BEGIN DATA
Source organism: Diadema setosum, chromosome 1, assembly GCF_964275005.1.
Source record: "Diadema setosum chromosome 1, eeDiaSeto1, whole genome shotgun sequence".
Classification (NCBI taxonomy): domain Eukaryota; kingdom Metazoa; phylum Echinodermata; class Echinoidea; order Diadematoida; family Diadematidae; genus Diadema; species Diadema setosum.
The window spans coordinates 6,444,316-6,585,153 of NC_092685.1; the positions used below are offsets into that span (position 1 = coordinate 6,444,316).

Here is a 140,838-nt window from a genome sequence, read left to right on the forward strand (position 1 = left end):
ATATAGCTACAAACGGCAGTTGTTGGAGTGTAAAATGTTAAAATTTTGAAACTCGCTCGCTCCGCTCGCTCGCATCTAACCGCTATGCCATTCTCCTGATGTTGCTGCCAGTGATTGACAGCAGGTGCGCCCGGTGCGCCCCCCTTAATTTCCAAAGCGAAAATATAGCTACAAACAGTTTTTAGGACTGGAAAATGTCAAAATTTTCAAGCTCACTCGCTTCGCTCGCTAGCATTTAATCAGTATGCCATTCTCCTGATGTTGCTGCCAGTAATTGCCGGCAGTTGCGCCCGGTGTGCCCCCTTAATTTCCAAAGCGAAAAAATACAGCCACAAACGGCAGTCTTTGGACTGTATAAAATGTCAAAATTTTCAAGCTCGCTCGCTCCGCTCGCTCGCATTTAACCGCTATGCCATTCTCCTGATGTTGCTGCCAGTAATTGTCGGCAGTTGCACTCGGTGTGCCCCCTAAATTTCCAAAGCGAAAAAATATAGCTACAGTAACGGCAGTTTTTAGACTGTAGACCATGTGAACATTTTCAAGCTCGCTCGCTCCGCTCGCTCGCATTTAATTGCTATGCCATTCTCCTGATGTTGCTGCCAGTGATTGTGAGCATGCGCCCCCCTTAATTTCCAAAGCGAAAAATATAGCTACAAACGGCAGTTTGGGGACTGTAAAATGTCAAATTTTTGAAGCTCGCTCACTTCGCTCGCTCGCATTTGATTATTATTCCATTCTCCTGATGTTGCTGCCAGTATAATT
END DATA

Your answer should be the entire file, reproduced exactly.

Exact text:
Source organism: Diadema setosum, chromosome 1, assembly GCF_964275005.1.
Source record: "Diadema setosum chromosome 1, eeDiaSeto1, whole genome shotgun sequence".
Classification (NCBI taxonomy): domain Eukaryota; kingdom Metazoa; phylum Echinodermata; class Echinoidea; order Diadematoida; family Diadematidae; genus Diadema; species Diadema setosum.
The window spans coordinates 6,444,316-6,585,153 of NC_092685.1; the positions used below are offsets into that span (position 1 = coordinate 6,444,316).

Here is a 140,838-nt window from a genome sequence, read left to right on the forward strand (position 1 = left end):
ATATAGCTACAAACGGCAGTTGTTGGAGTGTAAAATGTTAAAATTTTGAAACTCGCTCGCTCCGCTCGCTCGCATCTAACCGCTATGCCATTCTCCTGATGTTGCTGCCAGTGATTGACAGCAGGTGCGCCCGGTGCGCCCCCCTTAATTTCCAAAGCGAAAATATAGCTACAAACAGTTTTTAGGACTGGAAAATGTCAAAATTTTCAAGCTCACTCGCTTCGCTCGCTAGCATTTAATCAGTATGCCATTCTCCTGATGTTGCTGCCAGTAATTGCCGGCAGTTGCGCCCGGTGTGCCCCCTTAATTTCCAAAGCGAAAAAATACAGCCACAAACGGCAGTCTTTGGACTGTATAAAATGTCAAAATTTTCAAGCTCGCTCGCTCCGCTCGCTCGCATTTAACCGCTATGCCATTCTCCTGATGTTGCTGCCAGTAATTGTCGGCAGTTGCACTCGGTGTGCCCCCTAAATTTCCAAAGCGAAAAAATATAGCTACAGTAACGGCAGTTTTTAGACTGTAGACCATGTGAACATTTTCAAGCTCGCTCGCTCCGCTCGCTCGCATTTAATTGCTATGCCATTCTCCTGATGTTGCTGCCAGTGATTGTGAGCATGCGCCCCCCTTAATTTCCAAAGCGAAAAATATAGCTACAAACGGCAGTTTGGGGACTGTAAAATGTCAAATTTTTGAAGCTCGCTCACTTCGCTCGCTCGCATTTGATTATTATTCCATTCTCCTGATGTTGCTGCCAGTATAATT